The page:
Digital simulations are most acceptable method of stress-deformation states calculation in heterogeneous systems, in the first place finite element method that is widely used in modern software for design element analysis – COSMOS/Design STAR, ANSYS, LS Dyna and other.

From mathematical point of view, the problem comes to founding of displacement vector U(x, y, z) – edge problem solution for equation system of constrained thermal elasticity. This problem can be turned into equivalent variation problem that consist in the finding of solution U(x, y, z) for minimal free energy functional. Elastic deformation energy is calculated in this method by means of elastic energy summarization for all elements of investigating area

W_d = \Sigma s_{ij}\cdot \epsilon_{ij}\cdot V_{ij}

where: Wd – elastic deformation energy, sij and εij – characteristic values of stress and deformation for element with volume Vij. It is considered that stipulated by residual thermal stresses minimal elastic energy corresponds to maximal strength of soldered joint.

The simplified 2D model of power semiconductor module with soldered interfaces was used for determination of solder joint physical and mechanical characteristics, as well as influence of solder layers thickness and properties on mechanical stresses. “Electrovipryamitel” IGBT module with AlSiC base plate was used as example for calculations (Figure 1a).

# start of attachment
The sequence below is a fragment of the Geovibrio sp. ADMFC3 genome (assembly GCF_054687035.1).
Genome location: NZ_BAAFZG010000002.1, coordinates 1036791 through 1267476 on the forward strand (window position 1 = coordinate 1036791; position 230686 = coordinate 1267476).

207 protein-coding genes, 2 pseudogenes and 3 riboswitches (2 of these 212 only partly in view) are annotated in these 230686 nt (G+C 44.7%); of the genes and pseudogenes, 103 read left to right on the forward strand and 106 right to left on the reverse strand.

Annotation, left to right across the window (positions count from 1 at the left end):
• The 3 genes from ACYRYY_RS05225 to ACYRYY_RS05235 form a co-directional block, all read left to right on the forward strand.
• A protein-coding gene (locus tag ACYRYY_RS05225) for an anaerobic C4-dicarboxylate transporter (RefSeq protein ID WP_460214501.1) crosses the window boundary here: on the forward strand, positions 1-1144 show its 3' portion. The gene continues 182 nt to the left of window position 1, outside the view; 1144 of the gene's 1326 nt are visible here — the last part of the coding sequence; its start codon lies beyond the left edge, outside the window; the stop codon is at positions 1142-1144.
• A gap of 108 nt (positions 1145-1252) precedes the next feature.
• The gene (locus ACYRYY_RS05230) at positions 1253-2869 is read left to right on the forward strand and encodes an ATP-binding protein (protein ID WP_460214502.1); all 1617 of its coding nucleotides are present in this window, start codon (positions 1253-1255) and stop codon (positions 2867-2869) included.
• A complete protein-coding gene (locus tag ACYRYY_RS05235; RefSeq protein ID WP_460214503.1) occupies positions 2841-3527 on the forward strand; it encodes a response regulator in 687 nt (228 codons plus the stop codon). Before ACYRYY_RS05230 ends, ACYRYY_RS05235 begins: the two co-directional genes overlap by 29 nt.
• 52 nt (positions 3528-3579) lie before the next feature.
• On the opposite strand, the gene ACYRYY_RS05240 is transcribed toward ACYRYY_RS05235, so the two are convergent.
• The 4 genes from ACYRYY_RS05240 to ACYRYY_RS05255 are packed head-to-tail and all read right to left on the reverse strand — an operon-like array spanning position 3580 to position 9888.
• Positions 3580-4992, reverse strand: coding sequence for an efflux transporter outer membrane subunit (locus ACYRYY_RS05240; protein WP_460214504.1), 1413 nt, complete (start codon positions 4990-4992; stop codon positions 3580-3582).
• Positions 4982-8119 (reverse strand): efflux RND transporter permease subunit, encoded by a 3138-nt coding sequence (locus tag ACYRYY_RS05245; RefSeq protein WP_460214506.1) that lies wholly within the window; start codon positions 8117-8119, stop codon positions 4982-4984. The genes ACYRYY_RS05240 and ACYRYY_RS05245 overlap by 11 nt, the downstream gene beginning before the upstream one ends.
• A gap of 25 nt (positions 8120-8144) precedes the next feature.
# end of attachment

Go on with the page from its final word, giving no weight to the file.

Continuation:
IGBT module with AlSiC base plate

Figure 1b shows 2D model of IGBT module multilayer soldered joint having structure Al–Si–Cu–AlN–Cu–AlSiC.

The model includes following main components:

  • IGBT chip 0,19 mm thick with contacts from Al and Ni 4 and 0,5μm
  • thick, accordingly;
  • DCB substrate including AlN ceramic 0,63 mm thick and two Cu
  • layers 0,3 mm thick with electric circuit layout;
  • AlSiC base plate 3 mm thick with Al and Ni plating.

These components are connected during two successive soldering processes:

  • soldering of IGBT chip on DCB substrate by means of solder alloy 95,5Sn-3,8Ag-0,5Cu with melting point 217ºC: